“Cronenberg has always been very generous in saying that he couldn’t have got to his version without my version,” Pogue tells SFX. “He kept the claustrophobic tone of my script, but maybe even heightened it further.” Under Cronenberg, the production’s shooting location shifted to his native Canada, while he brought on crew members like cinematographer Mark Irwin, with whom he had worked before."
“We shot for ten weeks in a warehouse that was meant to be Brundle’s lab,” recalls Irwin, who had the exciting, yet challenging, task of making what was basically a one- location movie visually exciting. “I realised that the room had to become a character in the movie, just like the people. I made it get darker and change progressively and become more mysterious throughout the story as Jeff’s character goes through his change.”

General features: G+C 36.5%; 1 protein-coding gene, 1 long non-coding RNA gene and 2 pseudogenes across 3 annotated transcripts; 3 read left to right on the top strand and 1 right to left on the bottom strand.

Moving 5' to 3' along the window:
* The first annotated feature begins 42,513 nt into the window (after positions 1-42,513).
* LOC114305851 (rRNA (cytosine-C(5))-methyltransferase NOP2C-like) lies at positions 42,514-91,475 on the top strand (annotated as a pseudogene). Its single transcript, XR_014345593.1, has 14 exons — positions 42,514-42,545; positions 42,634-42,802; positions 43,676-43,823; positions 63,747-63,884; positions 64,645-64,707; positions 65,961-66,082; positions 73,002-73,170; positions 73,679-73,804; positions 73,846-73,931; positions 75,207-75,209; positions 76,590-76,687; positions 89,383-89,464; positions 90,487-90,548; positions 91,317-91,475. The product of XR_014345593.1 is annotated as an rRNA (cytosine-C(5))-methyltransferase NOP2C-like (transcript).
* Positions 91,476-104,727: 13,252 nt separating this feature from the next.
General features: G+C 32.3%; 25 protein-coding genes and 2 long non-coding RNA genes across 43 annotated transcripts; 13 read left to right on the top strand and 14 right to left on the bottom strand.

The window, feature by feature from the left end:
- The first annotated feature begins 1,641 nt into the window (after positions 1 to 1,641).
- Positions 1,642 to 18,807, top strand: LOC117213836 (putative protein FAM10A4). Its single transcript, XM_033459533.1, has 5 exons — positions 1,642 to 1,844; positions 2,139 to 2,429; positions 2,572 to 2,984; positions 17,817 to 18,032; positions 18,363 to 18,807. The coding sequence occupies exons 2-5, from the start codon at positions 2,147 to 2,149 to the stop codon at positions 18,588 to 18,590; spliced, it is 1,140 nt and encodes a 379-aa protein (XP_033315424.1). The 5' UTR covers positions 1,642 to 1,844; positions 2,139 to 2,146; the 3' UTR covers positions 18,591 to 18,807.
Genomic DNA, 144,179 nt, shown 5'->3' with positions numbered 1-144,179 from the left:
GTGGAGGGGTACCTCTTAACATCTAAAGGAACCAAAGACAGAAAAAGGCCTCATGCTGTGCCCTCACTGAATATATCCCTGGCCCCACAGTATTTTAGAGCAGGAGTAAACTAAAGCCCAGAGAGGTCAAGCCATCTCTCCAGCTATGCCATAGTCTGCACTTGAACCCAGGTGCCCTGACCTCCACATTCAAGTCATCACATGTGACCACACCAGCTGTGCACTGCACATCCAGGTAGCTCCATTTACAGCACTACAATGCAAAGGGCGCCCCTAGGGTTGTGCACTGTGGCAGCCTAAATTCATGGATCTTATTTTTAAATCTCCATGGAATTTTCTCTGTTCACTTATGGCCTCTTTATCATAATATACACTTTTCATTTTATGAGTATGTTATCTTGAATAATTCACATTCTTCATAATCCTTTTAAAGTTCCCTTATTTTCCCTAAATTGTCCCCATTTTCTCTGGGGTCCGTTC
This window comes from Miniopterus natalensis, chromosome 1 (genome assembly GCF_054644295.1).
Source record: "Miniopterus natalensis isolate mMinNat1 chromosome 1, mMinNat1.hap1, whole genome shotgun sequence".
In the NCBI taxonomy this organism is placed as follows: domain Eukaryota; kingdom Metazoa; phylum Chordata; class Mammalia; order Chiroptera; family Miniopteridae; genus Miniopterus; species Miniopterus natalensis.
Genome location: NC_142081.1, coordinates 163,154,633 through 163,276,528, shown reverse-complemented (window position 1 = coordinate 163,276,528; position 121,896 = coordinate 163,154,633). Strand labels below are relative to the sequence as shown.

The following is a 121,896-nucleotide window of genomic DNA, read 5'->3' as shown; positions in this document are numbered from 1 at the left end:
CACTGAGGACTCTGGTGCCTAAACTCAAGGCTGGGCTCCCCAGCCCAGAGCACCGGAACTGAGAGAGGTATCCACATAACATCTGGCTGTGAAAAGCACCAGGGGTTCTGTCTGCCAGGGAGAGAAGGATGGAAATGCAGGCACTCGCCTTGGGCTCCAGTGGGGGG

In addition to Irwin’s photography, Cronenberg’s direction, Howard Shore’s ominous music and the Academy Award-winning make-up effects, one of the best- remembered aspects of The Fly is the tremendous lead performance by Jeff Goldblum. Still best known as a character actor, The Fly represented Goldblum’s leading man debut. Not everyone necessarily approved. Twentieth Century Fox president Larry Gordon was particularly sceptical – although he gave The Fly’s crew the benefit of the doubt.
“Cronenberg and I went to him and said we wanted Jeff Goldblum to be the lead,” Cornfeld says. “Larry Gordon thought that was a horrible idea. He said to us that hiring Jeff would be a big mistake. But he said, ‘It’s your mistake to make. If that’s who you want, go make your film with him.’”